An Essay by Allison Raskin
I’m a reading addict. I read in the mornings. I read in the evenings. I read while I wait for a doctor’s appointment. I read while I wait for my boyfriend to pay attention to me. I’ve been spotted walking down the street reading. I’ve ruined countless books (and Archie comics) by reading them in the bath. I’ve ruined even more books by reading them in the shower. (Why don’t they make waterproof books?! Why isn’t science working on this?) Simply put, I can’t get enough of the stuff!
And yet, for years, I felt great shame about my reading habits. Not the quantity, which is pretty awesome, but the quality. I’ve never read Virginia Woolf or Leo Tolstoy. My experience with literary classics is all tied to school assignments. If a book was written over fifty years ago, I don’t really have any interest in cracking it open or downloading it on my tablet. I prefer a very specific writing style: simple and to the point. Flowery language turns me off and I can’t stand a paragraph of pure description. I like plot, dialogue and characters. So despite my many hours spent, I still felt relatively unread and uneducated.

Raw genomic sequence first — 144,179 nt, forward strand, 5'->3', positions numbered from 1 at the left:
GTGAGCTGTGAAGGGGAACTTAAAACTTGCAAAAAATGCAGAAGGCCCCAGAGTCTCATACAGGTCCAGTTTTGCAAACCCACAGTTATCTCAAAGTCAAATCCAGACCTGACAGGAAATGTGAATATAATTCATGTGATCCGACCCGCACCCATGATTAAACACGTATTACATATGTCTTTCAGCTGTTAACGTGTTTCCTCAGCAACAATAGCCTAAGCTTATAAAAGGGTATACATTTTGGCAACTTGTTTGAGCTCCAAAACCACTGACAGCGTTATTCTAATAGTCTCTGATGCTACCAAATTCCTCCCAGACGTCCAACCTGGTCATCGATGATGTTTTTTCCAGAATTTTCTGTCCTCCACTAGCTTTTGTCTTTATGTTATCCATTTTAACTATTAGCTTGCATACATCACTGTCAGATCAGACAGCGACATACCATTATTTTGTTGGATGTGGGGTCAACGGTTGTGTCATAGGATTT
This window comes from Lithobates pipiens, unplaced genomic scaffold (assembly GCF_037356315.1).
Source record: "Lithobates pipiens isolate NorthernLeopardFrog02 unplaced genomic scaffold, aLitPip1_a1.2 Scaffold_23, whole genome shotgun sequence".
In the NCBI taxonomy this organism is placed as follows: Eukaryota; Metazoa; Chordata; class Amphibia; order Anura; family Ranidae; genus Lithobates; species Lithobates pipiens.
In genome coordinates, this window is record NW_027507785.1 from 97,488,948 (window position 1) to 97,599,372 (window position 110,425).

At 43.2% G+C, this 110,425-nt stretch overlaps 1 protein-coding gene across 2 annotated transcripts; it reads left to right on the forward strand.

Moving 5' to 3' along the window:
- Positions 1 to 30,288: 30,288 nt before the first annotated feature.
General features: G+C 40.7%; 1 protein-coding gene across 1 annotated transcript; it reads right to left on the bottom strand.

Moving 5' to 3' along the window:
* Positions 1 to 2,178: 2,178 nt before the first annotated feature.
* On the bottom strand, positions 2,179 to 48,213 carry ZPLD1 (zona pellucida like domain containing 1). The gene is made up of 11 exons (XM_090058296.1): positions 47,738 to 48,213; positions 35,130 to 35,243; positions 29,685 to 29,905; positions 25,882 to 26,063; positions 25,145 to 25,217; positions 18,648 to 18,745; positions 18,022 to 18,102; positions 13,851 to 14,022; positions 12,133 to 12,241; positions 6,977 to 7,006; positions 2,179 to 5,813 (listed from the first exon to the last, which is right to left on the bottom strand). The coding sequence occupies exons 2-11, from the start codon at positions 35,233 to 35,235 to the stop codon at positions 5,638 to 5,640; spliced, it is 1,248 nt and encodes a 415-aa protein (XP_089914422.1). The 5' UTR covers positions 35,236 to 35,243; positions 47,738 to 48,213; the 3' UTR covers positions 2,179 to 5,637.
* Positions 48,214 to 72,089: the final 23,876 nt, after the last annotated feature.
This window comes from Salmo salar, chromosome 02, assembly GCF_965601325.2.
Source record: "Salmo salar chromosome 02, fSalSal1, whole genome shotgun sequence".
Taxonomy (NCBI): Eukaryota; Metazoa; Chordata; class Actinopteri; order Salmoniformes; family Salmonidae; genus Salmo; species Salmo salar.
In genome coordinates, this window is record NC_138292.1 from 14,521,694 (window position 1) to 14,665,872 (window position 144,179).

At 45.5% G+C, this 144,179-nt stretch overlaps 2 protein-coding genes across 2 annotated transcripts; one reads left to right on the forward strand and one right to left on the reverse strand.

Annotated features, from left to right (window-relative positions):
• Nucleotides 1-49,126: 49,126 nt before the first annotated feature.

But then, a few years ago, I realized “screw it.” Who cares if I prefer murder mysteries and modern fiction? These books bring me joy and it’s hard to find that in 2019 America. It’s a waste of time to judge myself for my reading preferences. So what I couldn’t get through Kurt Vonnegut and half the books my mom reads for her literary book club would make me want to pull my hair out? I read because I love reading, not so I can brag about my conquests. So I’ll continue to download the latest female psychological thriller and immediately purchase anything Nick Hornby writes. I read for myself and no one else. And you’ll have to pry my tablet from my cold dead hands.
Meet Allison Raskin and Gaby Dunn in a Book Launch celebration of Please Send Help, the sequel to their New York Times-Bestselling novel, I Hate Everyone But You. This is a ticketed event on July 16 at Books Inc. in Opera Plaza! Tickets are available at www.booksinc.net and include a copy of Please Send Help.